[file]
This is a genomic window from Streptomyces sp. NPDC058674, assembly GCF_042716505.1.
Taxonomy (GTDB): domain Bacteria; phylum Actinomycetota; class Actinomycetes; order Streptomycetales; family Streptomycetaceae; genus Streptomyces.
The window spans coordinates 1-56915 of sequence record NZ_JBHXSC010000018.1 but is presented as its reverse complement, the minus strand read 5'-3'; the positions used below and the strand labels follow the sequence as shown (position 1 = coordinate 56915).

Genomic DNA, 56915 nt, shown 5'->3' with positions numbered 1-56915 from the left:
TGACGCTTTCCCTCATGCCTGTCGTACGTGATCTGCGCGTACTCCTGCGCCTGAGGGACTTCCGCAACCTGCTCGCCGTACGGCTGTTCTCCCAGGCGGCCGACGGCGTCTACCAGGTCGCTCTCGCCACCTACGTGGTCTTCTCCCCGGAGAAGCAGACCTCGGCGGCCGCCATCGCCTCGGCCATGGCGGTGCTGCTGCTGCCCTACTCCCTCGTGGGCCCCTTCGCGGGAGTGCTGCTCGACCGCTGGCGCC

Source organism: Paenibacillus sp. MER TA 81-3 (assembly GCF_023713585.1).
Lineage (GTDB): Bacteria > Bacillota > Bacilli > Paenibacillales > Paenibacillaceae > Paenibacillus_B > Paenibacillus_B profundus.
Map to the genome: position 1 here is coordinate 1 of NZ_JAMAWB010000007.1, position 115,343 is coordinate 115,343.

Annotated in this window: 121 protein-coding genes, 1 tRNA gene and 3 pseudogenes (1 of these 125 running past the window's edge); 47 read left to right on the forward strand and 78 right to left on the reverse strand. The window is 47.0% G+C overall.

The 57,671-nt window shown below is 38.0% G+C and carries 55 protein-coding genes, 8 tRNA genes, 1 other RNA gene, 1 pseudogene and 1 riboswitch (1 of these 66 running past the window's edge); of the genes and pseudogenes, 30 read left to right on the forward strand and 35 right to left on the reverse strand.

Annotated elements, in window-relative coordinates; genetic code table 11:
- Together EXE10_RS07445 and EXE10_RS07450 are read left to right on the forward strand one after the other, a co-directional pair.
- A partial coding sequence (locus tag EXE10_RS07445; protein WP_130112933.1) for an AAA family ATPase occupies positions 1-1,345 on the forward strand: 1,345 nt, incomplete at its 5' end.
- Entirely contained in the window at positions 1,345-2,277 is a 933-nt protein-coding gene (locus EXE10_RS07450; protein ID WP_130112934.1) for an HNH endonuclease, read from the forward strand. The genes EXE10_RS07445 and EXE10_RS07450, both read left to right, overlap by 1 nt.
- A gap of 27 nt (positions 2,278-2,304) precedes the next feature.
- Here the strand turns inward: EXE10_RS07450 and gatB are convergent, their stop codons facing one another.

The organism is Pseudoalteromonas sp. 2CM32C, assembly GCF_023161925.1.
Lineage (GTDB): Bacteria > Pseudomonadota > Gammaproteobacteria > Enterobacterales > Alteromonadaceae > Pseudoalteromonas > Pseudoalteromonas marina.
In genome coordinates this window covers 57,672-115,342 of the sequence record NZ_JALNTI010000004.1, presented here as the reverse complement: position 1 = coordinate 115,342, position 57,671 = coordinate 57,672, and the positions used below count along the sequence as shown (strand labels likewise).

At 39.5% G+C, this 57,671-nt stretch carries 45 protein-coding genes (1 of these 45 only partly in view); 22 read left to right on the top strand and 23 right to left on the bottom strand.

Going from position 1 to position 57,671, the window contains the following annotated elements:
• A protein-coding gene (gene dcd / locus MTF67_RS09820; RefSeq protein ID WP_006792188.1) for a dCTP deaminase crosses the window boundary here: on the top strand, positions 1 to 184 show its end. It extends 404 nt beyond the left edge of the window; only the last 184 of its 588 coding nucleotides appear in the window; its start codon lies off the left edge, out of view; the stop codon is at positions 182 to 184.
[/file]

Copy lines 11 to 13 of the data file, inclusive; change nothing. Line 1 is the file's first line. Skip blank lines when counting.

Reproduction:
Annotated elements, in window-relative coordinates; genetic code table 11:
- Together EXE10_RS07445 and EXE10_RS07450 are read left to right on the forward strand one after the other, a co-directional pair.
- A partial coding sequence (locus tag EXE10_RS07445; protein WP_130112933.1) for an AAA family ATPase occupies positions 1-1,345 on the forward strand: 1,345 nt, incomplete at its 5' end.